The Nostalgic Candy You Can Only Find In Wisconsin

Nostalgia is the yearning for feelings of the past. And sometimes, even foods we haven't seen, smelled, or tasted in years have the power to induce these gratifying sentiments, including indulgences like warm chocolate chip cookies, piping hot chicken pot pie, melty macaroni and cheese, and of course, lip-smackingly good candy.

Many old-school candies have been making fairly successful comebacks among sweets enthusiasts across generations, like Goo Goo Clusters, Charleston Chews, Bulls-Eyes, and more (via Taste of Home). Despite a slew of economic downturns and a skyrocketed increase in nutritional knowledge, a lot of these confectioneries never ceased production. But one candy in particular was discontinued and almost gone forever... that is, until it was resurrected due to popular demand of southeastern Wisconsinites. Here's a hint: This beloved, cult-favorite product is named after a dried fruit, but very few fans — and the actual candymaker — claim that it has its namesake's flavor. Behold! Candy raisins.

What are candy raisins and what makes them so unique?

Wait a minute... candy raisins?! That's right. Candy raisins are a soft, gummy juju candy invented in Milwaukee back in the 1930s by a famous Bavarian confectioner by the name of George Ziegler, per Shepherd Express. If you have ever lived in or traveled to Wisconsin, chances are you've enjoyed a handful of golden-colored candy raisins — or have at least seen them on display or heard someone talk about how amazing they are. But what makes these so-called "candy raisins" so unbelievably special to fans?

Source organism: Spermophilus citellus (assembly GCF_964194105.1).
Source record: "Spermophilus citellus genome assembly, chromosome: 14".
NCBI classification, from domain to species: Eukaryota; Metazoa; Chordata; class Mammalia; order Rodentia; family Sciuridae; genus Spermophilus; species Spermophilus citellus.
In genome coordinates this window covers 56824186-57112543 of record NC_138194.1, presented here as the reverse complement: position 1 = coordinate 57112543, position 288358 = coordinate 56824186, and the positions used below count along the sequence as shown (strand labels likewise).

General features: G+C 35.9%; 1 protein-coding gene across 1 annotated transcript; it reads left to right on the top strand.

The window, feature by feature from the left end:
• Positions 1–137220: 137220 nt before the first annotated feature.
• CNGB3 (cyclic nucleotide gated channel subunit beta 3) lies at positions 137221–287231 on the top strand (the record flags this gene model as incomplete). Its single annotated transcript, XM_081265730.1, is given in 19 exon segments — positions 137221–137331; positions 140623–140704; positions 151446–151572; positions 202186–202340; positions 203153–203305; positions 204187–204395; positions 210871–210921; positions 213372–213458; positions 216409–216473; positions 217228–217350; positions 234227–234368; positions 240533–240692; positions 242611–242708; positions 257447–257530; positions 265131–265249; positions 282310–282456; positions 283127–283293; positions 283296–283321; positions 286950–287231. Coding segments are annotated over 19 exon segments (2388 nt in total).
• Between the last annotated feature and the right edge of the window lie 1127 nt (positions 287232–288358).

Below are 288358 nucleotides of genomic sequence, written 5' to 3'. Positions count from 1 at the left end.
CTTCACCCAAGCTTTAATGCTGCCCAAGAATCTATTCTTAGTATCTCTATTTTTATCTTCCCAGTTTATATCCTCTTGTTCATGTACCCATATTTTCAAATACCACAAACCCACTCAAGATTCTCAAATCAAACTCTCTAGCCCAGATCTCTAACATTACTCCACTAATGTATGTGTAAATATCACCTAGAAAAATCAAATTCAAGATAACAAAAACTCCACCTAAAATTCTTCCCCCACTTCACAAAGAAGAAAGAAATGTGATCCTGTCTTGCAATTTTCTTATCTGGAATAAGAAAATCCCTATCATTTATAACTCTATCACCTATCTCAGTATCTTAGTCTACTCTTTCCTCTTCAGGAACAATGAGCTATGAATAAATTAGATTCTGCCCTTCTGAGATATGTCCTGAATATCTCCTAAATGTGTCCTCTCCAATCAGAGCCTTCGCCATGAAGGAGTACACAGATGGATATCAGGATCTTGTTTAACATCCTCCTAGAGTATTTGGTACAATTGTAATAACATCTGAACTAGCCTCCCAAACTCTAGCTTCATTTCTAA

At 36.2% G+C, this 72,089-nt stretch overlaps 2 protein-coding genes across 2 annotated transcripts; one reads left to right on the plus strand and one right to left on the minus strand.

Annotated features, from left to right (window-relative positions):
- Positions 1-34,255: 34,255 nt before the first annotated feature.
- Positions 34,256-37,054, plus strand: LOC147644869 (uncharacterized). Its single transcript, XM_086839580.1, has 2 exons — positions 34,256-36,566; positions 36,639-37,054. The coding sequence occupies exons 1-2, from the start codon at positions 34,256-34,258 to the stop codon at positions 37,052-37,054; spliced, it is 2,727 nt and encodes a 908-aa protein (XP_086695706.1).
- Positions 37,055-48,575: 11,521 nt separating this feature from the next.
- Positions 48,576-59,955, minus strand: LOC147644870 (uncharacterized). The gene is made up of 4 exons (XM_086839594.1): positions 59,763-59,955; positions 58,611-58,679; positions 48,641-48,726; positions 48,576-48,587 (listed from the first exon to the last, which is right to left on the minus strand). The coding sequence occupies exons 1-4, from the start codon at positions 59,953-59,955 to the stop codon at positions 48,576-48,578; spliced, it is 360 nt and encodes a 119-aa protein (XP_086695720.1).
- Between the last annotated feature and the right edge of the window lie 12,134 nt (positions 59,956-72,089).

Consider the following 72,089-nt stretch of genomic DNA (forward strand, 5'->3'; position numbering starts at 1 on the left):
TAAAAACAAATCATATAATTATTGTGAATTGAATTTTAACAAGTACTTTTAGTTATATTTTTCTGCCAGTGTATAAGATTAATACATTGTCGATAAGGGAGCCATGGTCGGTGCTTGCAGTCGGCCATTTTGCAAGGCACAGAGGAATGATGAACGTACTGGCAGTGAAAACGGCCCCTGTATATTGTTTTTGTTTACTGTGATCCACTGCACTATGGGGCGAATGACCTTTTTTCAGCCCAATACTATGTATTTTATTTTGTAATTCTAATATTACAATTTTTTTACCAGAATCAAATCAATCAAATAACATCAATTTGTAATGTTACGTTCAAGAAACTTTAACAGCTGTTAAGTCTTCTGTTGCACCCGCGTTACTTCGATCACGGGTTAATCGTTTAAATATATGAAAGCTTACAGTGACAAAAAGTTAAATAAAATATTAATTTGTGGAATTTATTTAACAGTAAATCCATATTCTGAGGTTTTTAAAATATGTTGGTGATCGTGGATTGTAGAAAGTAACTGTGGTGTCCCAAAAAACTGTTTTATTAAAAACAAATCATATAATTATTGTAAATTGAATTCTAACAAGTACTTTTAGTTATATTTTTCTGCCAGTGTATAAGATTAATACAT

It all has to do with the interpretation of the consumer. It's quite challenging for someone to put their finger (or perhaps taste buds?) on the distinct flavor of candy raisins. Some people taste pleasant floral notes like lilac or rose, while others suggest more of a honey, ginger, caramel, or spice flavor. For that reason, it's widely believed that candy raisins are likely named for their texture: chewy with a somewhat wrinkly pattern on its surface, per Milwaukee Business Journal.

Ziegler Candy Company sold the recipe for candy raisins to Stark Necco in 1976, and the successor trademarked the Candy Raisin brand. Sadly, Stark Necco closed its factory doors in 2008. But then, in 2014, John Barker, a self-proclaimed candy raisins connoisseur from the town of Delafield, founded Lake Country Candies to revive the iconic treat. "I've been loving those candies since I was just a little kid. I can remember riding my bike up to the golf course and going to the vending machine and grabbing a bag and just loving it," Barker said in an interview with Fox 6 Milwaukee.